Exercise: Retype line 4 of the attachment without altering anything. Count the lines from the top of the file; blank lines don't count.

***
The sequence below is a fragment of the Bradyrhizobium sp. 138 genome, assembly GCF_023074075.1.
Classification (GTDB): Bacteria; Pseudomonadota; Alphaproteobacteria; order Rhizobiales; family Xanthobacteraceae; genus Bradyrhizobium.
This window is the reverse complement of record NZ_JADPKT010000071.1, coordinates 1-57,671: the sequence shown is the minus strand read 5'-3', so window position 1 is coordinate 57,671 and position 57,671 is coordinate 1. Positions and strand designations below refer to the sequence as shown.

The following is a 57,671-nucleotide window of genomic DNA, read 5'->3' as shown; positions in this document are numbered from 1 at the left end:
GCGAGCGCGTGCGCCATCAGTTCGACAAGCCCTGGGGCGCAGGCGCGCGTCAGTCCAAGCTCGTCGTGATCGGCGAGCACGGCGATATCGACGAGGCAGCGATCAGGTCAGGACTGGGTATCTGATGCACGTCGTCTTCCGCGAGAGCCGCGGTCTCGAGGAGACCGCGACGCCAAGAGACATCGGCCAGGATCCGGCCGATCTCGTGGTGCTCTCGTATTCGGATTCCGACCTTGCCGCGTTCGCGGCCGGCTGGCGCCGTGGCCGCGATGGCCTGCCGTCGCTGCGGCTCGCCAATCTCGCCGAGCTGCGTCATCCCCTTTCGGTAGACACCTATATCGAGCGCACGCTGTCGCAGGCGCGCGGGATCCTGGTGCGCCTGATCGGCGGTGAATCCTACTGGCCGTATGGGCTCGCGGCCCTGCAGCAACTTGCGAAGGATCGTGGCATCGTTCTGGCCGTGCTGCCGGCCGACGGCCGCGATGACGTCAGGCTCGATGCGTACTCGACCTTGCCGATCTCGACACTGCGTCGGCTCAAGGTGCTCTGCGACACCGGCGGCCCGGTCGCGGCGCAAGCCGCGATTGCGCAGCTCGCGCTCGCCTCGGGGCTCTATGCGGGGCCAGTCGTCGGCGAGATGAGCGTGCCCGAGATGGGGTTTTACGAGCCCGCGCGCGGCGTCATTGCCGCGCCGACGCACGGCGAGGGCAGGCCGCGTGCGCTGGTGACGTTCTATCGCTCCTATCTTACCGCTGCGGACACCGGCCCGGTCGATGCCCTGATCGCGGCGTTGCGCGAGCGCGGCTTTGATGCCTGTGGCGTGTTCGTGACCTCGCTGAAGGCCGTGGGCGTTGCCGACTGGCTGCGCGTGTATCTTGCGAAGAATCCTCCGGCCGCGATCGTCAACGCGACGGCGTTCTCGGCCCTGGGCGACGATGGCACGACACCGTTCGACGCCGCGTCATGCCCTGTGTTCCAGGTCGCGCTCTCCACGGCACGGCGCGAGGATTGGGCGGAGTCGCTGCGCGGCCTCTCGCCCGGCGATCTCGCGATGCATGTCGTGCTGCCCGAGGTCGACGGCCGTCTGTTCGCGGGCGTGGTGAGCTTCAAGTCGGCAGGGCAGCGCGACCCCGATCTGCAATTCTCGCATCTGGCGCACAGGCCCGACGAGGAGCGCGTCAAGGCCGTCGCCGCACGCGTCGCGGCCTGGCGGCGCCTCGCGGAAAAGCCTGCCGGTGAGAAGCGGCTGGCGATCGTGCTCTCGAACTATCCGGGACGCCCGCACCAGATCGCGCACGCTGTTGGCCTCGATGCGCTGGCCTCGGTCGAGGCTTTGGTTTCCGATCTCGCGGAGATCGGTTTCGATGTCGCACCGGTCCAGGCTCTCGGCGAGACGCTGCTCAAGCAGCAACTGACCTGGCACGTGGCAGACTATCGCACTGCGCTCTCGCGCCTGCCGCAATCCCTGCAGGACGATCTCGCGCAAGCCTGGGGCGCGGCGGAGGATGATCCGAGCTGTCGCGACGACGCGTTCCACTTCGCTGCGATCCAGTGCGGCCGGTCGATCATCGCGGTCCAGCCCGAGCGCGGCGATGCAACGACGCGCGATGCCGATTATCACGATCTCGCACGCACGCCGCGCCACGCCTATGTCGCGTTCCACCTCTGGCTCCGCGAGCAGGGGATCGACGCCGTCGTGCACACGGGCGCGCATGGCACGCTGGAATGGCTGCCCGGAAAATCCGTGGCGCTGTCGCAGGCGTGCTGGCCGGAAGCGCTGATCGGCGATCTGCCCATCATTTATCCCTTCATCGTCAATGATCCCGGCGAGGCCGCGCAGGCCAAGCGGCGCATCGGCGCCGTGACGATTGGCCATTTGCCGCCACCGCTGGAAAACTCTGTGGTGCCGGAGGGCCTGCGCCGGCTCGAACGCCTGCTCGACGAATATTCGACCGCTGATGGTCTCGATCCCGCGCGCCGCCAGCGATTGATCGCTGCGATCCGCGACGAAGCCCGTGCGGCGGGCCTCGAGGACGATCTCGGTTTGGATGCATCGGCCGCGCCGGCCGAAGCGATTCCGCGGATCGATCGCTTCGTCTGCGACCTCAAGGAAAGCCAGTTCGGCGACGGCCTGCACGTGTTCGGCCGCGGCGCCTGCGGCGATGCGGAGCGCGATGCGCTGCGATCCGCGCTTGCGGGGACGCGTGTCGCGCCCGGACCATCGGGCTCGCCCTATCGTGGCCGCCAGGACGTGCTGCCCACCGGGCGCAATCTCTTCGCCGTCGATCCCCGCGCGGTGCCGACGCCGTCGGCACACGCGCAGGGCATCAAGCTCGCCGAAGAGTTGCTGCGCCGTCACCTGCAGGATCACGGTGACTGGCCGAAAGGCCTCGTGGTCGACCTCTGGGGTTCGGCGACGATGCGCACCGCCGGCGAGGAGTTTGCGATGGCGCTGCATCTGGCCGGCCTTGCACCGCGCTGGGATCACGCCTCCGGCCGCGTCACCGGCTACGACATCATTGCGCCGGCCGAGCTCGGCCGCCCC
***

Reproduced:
The following is a 57,671-nucleotide window of genomic DNA, read 5'->3' as shown; positions in this document are numbered from 1 at the left end: